Bookcase Short Stories


(c) Arike van de Water 2007-2009

A Note on Equations

The fantastic dream had gone and the fear had yet to enter the head of Dikta. She had gone from bed to dresser, from dresser to shower, from shower to kitchen. Only now her eyes were beginning to open. She'd dreamed she was a superstar on a stage where fifty-thousand people, all brilliant mathematicians, cheered her on while she sang the formulas she'd tried to get in her head the day before. Now, as dusty green irisses appeared under lids the colour of hospital-wall plaster, the fear chased out any trace of the songs. It wanted the space for itself. It cast around for a comfortable chair, then settled in for another day of exams and frantic studying, all the better to let the adrenaline flow.

Shaking hands made a sandwich that wasn't healthy, and would probable cause her stomach to get the rumbles by the time the first half hour had gone in the immense hall she was headed, but she didn't care. She needed comfort.

The short bike ride to school didn't make it better. She had three narrow misses with cars that thought three feet was a blasphemous distance to keep from cyclists. One made her break in order not to hit the curb. The rider behind her didn't make it better. He yelled at her as he whizzed past. Dreading what would come next, she started off again.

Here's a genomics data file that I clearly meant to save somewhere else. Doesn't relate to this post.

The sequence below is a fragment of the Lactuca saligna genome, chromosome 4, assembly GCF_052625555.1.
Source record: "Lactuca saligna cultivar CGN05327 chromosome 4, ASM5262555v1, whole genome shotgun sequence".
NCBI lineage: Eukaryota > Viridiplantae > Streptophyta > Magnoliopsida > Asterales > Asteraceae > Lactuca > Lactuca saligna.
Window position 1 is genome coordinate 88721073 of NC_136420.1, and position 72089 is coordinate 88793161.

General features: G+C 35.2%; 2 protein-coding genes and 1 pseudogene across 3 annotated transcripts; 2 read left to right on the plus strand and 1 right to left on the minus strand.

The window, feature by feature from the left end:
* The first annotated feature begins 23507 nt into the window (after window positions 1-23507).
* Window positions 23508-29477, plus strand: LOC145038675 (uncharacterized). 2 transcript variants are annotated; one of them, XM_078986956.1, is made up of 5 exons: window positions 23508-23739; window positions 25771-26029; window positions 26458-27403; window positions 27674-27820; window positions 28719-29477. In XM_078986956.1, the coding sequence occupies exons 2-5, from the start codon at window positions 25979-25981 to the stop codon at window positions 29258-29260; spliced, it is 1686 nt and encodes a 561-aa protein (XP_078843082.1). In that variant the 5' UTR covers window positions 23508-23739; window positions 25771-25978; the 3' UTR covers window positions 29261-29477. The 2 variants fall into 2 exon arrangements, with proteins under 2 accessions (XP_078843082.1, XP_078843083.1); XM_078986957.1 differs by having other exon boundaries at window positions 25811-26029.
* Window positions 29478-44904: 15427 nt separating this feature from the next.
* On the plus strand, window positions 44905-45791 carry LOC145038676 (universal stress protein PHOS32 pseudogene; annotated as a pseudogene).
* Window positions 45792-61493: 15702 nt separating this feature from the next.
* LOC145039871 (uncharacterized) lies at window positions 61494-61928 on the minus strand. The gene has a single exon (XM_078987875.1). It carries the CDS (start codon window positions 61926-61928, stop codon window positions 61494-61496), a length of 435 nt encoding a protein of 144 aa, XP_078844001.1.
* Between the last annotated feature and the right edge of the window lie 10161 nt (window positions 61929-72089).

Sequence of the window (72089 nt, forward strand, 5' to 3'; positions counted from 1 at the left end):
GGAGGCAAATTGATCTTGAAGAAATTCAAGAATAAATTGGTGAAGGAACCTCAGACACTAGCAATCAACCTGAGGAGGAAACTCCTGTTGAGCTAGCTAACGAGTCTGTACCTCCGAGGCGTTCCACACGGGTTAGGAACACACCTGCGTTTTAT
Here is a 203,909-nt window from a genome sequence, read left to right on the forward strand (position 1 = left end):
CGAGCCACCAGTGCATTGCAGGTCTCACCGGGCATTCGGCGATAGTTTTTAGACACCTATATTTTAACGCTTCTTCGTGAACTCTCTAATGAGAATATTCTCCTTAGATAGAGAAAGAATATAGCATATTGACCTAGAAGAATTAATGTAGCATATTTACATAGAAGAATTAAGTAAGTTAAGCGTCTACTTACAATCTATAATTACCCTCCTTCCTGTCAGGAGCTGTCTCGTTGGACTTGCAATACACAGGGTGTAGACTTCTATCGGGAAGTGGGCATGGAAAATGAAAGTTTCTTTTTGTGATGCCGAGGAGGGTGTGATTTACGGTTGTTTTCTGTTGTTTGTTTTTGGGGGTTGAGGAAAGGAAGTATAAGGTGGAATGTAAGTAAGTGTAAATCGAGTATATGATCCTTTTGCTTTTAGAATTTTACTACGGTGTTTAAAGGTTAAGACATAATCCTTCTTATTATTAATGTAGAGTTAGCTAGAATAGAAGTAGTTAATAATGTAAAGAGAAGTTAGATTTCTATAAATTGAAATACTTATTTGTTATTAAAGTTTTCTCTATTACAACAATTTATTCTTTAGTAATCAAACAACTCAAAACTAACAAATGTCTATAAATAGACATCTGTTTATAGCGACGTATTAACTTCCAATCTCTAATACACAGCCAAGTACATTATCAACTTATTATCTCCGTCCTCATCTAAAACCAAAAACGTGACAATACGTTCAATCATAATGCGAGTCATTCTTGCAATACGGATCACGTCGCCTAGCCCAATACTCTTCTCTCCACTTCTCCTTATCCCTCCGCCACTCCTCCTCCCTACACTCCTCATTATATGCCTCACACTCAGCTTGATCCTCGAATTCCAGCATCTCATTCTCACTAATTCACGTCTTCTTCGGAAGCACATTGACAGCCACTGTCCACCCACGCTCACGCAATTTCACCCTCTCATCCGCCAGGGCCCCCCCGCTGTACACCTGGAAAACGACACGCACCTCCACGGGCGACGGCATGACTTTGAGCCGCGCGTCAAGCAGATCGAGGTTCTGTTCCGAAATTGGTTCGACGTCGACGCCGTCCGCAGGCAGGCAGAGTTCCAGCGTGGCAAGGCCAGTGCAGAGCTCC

In the hallway, a last look at her notes was denied her by virtue of the teacher that was herding the thirty participants into the exam hall. Converted from a gym, the climbing racks had a dead look about them with the diminutive tables of the observators in from of them. The lines of the floor ran like crazed graph paper between squat brown-and-grey tables, plastic blue peeking over their edges. Everyone filed into their seats.

Click-click-click went Dikta's pen. Then, a faint humming came closer. The teacher put the test paper upside down on her table “Try not to make that noise during the exam, hmm?” he asked. He went on, the same song under his breath as before. It was the same tune Dikta had sang that night. Suddenly with a strange sense of confidence, she squared her shoulders, cracked her knuckles, and picked up the tune.

“Turn the papers!” Feeling like she'd ended up in a fantastic dream, Dikta turned the paper without fear, and started on her first calculation.